During the harsh Penal Laws of the 18th century, Irish Catholics were restricted from owning property or having businesses. Many chose to either convert (at least legally) to the Church of Ireland or swear loyalty to the Crown in front of a court so that they might qualify for certain rights. Find out if your ancestors were among those who converted or pledged loyalty in the Catholic qualification and convert rolls between 1701 and 1845.
During the harsh Penal Laws of the 18th century, Irish Catholics were restricted from owning property or having businesses. Many chose to either convert (at least legally) to the Church of Ireland or swear loyalty to the Crown in front of a court so that they might qualify for certain rights. Find out if your ancestors were among those who converted or pledged loyalty in the Catholic qualification and convert rolls between 1701 and 1845. These are rare 18th-century Irish records that also include the names of many who can come to Ireland from other European countries and naturalised.
Each record contains a transcript and an image of the original entry. The amount of information can vary as there are different kinds of records included in this collection, but you should find out the following about your ancestor:
Address (usually found on the image)
Date of conversion or qualification
Date of enrolment or court hearing
Under the Penal laws, Catholics and Protestant dissenters in Ireland were deemed to be treasonous by default. Catholics were not allowed to hold public office, intermarry with anyone from the Church of Ireland, hold firearms, serve in the armed forces, inherit property, study abroad, vote, or become members of Parliament or the legal profession.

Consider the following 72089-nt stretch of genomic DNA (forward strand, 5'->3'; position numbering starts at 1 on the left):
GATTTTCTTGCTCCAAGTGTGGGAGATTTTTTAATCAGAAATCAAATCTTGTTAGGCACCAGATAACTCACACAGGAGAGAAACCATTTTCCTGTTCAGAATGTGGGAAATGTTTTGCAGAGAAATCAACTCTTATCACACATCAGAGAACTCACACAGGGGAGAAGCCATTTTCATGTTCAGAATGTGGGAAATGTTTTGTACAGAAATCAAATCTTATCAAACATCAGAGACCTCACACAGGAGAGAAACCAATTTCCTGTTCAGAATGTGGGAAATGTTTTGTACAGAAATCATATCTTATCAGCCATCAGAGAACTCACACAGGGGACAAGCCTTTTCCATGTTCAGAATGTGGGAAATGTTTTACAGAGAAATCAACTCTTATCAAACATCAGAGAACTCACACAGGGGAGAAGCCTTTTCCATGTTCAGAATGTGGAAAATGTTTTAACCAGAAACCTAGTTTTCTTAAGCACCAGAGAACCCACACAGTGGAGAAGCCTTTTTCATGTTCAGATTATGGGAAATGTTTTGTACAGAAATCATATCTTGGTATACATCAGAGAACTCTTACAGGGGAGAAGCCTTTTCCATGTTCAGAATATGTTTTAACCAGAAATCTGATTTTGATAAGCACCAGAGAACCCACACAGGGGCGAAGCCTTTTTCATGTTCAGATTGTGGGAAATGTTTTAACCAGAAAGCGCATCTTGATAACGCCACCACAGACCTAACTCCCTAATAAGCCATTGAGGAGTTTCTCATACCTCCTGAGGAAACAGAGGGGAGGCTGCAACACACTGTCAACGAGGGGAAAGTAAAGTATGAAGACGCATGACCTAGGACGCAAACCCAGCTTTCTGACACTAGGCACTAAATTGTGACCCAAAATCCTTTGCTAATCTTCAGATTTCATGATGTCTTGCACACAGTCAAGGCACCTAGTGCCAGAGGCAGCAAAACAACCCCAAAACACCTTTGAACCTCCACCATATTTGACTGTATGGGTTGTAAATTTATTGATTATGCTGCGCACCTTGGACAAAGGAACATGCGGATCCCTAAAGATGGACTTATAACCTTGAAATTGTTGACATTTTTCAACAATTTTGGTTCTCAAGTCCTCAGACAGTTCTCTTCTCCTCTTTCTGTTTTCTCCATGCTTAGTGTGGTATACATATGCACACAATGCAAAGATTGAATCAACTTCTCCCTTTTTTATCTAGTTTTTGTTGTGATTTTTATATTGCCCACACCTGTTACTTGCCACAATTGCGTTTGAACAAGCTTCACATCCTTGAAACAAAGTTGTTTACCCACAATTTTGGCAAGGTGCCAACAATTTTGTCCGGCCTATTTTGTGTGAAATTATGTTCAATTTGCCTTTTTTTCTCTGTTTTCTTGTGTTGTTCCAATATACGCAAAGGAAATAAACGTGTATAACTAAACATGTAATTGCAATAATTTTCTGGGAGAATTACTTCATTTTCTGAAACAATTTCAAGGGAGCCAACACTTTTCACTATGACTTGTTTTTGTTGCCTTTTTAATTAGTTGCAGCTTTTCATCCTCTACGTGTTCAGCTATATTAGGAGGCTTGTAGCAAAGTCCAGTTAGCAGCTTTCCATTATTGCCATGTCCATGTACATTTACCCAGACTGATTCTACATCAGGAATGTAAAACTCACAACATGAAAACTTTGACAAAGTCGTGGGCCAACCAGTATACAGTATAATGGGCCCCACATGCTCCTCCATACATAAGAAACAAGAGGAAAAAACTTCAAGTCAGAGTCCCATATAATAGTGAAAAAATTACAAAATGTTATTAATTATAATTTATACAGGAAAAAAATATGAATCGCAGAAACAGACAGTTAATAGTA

Under these conditions, those who had most to lose, mainly the middle classes and Catholic aristocracy, considered taking drastic action. By swearing an oath before a court pledging allegiance to the British Crown, certain privileges could be retained. However, many chose the drastic action of converting to the established religion, at least in name, thus qualifying them for full rights under the law.
Conversion to the established church also had to be sworn in a court of law, which means that in both the qualification and convert rolls you will find people listed by the court they appeared before. The courts listed are generally the local county town Assizes, although conversions then had to be lodged in Chancery. The procedure for conversion was to renounce Catholicism in front of a clergyman and congregation in open service. The convert would then receive a certificate from the diocesan bishop, which was then enrolled in Chancery. Before 1782, the diocesan bishop’s certificate was mandatory, however, following 1782, conversion was deemed complete as long as the individual converting received the sacrament from a minister of the Church of Ireland, took the oath before said minister, and filed a certificate to that effect in Chancery.
The convert rolls themselves were destroyed in the Four Courts fire of 1922, but luckily, they had been calendared and recorded elsewhere. The calendars are in two volumes: volume 1 covers the years 1789 to 1838 and volume 2 from 1800 to 1838. Most people enrolled in Dublin.
While most of the converts were men, there are about 1,500 women named in the rolls. You will also find names that are not of Irish origin as naturalised citizens were likewise subject to the Penal Laws. In fact, the names of naturalised Irish citizens take up the majority of the later records that occurred after the Catholic emancipation, which removed the restrictions on Irish Catholics.
The qualification rolls make up the majority of the records and arose as a result of the various Catholic Relief Acts from 1778, which lifted many of the Penal Laws around land ownership. But to avail themselves of these new rights, Catholics and Dissenters had to appear before a court and swear allegiance to the British monarch. So just like conversions, these oaths were sworn in front of a judge of one of the various courts (usually Assize), following which such petitioners were judged to have qualified to avail themselves of these rights.
If you are having trouble locating your ancestor in these records, try searching by name variants or abbreviations. Your ancestor's first name may not have been recorded in full or at all. Try searching by last name only to ensure you are not missing relevant results.